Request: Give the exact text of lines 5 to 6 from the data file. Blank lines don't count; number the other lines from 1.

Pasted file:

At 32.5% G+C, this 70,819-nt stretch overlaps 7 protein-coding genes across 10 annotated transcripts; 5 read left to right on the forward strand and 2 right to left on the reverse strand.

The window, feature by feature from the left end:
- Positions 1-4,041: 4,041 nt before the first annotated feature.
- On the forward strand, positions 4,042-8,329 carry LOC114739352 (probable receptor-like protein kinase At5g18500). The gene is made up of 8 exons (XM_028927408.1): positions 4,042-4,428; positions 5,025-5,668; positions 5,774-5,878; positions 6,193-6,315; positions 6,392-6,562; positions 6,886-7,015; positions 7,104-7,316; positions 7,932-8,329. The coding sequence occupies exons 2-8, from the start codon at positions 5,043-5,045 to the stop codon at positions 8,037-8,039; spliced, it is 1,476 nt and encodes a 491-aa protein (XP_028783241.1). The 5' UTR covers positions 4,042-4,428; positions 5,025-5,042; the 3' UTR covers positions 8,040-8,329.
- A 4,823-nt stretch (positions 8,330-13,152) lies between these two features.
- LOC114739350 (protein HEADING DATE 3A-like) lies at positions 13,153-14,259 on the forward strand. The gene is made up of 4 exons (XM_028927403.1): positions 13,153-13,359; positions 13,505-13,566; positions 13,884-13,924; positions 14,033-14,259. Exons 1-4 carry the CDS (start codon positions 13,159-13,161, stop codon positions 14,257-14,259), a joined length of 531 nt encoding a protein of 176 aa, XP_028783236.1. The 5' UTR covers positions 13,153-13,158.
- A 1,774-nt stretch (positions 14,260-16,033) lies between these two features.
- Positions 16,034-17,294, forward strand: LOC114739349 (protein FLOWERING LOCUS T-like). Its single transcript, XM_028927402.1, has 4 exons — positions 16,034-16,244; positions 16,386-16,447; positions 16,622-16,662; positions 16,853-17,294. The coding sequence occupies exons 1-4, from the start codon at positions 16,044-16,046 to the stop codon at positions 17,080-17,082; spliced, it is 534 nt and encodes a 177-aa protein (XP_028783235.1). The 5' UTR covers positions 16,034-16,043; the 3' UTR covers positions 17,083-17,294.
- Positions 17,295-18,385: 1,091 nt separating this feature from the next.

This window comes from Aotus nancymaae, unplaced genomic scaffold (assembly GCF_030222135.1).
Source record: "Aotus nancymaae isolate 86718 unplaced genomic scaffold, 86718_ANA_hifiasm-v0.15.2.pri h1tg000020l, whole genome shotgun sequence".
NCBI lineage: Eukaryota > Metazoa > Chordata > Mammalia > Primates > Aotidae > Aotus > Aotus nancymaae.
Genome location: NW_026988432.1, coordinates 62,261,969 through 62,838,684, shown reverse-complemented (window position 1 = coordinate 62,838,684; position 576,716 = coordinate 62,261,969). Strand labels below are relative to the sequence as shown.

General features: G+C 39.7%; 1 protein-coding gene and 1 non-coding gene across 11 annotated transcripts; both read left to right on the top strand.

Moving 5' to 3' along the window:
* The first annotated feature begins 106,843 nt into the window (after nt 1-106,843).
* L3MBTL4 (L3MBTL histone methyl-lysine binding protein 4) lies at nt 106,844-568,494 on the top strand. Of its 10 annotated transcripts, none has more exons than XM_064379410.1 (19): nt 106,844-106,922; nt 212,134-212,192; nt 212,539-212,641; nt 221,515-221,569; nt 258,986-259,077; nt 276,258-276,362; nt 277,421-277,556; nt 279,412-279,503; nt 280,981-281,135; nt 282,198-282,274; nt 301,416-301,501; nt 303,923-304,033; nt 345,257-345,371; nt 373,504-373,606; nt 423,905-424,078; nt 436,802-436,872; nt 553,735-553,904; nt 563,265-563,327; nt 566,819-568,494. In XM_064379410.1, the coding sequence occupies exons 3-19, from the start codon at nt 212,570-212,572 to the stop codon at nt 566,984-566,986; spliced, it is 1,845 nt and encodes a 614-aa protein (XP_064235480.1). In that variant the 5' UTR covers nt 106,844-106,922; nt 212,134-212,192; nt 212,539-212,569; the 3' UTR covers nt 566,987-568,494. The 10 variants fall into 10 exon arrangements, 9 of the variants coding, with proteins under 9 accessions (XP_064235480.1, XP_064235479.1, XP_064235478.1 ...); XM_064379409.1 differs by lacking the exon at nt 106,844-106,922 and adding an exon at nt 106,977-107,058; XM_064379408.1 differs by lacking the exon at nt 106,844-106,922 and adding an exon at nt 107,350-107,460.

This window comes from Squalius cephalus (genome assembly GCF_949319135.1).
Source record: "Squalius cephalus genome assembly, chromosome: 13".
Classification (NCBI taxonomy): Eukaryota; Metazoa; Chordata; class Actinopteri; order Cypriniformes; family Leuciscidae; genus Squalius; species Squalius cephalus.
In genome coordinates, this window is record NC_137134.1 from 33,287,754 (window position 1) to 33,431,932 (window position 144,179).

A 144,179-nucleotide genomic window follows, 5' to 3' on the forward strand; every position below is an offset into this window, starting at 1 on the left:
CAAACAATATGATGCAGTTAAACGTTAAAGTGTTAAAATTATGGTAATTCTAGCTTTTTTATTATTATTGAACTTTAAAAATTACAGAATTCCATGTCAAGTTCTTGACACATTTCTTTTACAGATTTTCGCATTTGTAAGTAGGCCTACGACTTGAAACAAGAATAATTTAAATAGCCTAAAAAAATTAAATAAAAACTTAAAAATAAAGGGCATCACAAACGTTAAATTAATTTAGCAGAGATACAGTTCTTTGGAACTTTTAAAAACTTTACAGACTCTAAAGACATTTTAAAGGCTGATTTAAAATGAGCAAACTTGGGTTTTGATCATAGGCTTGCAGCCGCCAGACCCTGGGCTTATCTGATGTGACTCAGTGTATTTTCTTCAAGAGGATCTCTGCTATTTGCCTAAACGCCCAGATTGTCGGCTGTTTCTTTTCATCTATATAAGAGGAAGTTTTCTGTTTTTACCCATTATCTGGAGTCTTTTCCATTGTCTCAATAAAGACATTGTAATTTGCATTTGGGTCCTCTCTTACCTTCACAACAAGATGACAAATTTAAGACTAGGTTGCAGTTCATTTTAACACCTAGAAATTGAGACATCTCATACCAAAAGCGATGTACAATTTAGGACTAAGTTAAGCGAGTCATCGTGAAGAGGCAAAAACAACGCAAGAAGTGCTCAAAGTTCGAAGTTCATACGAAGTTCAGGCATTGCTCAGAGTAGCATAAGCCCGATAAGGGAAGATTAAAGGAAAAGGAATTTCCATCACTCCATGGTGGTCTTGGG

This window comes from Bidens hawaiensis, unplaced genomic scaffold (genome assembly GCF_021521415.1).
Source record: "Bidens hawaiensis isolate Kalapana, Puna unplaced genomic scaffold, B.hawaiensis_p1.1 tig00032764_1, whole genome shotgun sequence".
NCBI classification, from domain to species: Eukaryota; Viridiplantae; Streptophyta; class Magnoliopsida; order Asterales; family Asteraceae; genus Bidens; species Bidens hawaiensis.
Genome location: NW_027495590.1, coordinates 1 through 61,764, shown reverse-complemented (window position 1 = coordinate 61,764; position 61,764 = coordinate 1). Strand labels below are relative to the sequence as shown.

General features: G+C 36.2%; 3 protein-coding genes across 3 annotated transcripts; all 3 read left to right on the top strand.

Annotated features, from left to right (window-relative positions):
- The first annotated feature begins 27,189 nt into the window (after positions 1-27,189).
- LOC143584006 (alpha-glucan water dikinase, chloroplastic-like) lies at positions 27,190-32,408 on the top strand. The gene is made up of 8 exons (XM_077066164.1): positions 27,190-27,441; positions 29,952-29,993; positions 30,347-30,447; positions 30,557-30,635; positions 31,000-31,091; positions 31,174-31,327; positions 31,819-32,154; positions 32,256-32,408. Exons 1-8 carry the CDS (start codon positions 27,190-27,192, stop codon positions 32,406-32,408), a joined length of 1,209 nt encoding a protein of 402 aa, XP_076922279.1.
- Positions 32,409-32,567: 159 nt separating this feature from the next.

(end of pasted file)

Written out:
- A 4,823-nt stretch (positions 8,330-13,152) lies between these two features.
- LOC114739350 (protein HEADING DATE 3A-like) lies at positions 13,153-14,259 on the forward strand. The gene is made up of 4 exons (XM_028927403.1): positions 13,153-13,359; positions 13,505-13,566; positions 13,884-13,924; positions 14,033-14,259. Exons 1-4 carry the CDS (start codon positions 13,159-13,161, stop codon positions 14,257-14,259), a joined length of 531 nt encoding a protein of 176 aa, XP_028783236.1. The 5' UTR covers positions 13,153-13,158.